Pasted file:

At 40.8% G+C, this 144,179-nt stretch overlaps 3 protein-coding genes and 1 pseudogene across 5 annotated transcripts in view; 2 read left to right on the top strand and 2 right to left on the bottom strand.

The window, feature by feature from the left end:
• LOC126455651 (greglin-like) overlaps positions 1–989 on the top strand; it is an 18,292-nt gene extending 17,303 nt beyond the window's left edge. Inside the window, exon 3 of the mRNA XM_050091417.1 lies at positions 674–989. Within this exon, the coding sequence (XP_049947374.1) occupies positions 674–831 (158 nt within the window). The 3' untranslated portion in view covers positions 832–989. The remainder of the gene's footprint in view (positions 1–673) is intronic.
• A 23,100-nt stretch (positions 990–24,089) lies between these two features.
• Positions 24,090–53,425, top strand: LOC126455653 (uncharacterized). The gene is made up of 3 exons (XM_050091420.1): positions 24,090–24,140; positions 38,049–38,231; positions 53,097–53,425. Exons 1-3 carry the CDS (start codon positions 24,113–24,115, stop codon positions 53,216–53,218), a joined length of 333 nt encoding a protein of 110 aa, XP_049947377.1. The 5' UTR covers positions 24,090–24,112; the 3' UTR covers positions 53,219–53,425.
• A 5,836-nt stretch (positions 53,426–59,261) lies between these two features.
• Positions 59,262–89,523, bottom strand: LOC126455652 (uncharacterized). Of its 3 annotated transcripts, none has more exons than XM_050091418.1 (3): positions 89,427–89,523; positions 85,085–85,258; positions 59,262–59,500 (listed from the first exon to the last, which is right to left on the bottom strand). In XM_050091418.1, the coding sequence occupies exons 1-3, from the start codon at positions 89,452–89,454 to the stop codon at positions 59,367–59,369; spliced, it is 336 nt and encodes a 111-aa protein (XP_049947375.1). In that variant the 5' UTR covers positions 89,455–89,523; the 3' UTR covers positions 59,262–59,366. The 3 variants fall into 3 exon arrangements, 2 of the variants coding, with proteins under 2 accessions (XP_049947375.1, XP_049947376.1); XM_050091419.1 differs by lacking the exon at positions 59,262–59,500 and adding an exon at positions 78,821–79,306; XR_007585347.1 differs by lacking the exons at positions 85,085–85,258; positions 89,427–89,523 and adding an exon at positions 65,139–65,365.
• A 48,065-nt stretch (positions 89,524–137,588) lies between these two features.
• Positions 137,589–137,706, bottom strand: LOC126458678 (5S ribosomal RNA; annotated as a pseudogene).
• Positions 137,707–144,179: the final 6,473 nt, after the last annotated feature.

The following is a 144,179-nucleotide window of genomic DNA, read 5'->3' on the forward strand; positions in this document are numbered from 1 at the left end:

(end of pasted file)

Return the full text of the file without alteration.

At 40.8% G+C, this 144,179-nt stretch overlaps 3 protein-coding genes and 1 pseudogene across 5 annotated transcripts in view; 2 read left to right on the top strand and 2 right to left on the bottom strand.

The window, feature by feature from the left end:
• LOC126455651 (greglin-like) overlaps positions 1–989 on the top strand; it is an 18,292-nt gene extending 17,303 nt beyond the window's left edge. Inside the window, exon 3 of the mRNA XM_050091417.1 lies at positions 674–989. Within this exon, the coding sequence (XP_049947374.1) occupies positions 674–831 (158 nt within the window). The 3' untranslated portion in view covers positions 832–989. The remainder of the gene's footprint in view (positions 1–673) is intronic.
• A 23,100-nt stretch (positions 990–24,089) lies between these two features.
• Positions 24,090–53,425, top strand: LOC126455653 (uncharacterized). The gene is made up of 3 exons (XM_050091420.1): positions 24,090–24,140; positions 38,049–38,231; positions 53,097–53,425. Exons 1-3 carry the CDS (start codon positions 24,113–24,115, stop codon positions 53,216–53,218), a joined length of 333 nt encoding a protein of 110 aa, XP_049947377.1. The 5' UTR covers positions 24,090–24,112; the 3' UTR covers positions 53,219–53,425.
• A 5,836-nt stretch (positions 53,426–59,261) lies between these two features.
• Positions 59,262–89,523, bottom strand: LOC126455652 (uncharacterized). Of its 3 annotated transcripts, none has more exons than XM_050091418.1 (3): positions 89,427–89,523; positions 85,085–85,258; positions 59,262–59,500 (listed from the first exon to the last, which is right to left on the bottom strand). In XM_050091418.1, the coding sequence occupies exons 1-3, from the start codon at positions 89,452–89,454 to the stop codon at positions 59,367–59,369; spliced, it is 336 nt and encodes a 111-aa protein (XP_049947375.1). In that variant the 5' UTR covers positions 89,455–89,523; the 3' UTR covers positions 59,262–59,366. The 3 variants fall into 3 exon arrangements, 2 of the variants coding, with proteins under 2 accessions (XP_049947375.1, XP_049947376.1); XM_050091419.1 differs by lacking the exon at positions 59,262–59,500 and adding an exon at positions 78,821–79,306; XR_007585347.1 differs by lacking the exons at positions 85,085–85,258; positions 89,427–89,523 and adding an exon at positions 65,139–65,365.
• A 48,065-nt stretch (positions 89,524–137,588) lies between these two features.
• Positions 137,589–137,706, bottom strand: LOC126458678 (5S ribosomal RNA; annotated as a pseudogene).
• Positions 137,707–144,179: the final 6,473 nt, after the last annotated feature.

The following is a 144,179-nucleotide window of genomic DNA, read 5'->3' on the forward strand; positions in this document are numbered from 1 at the left end: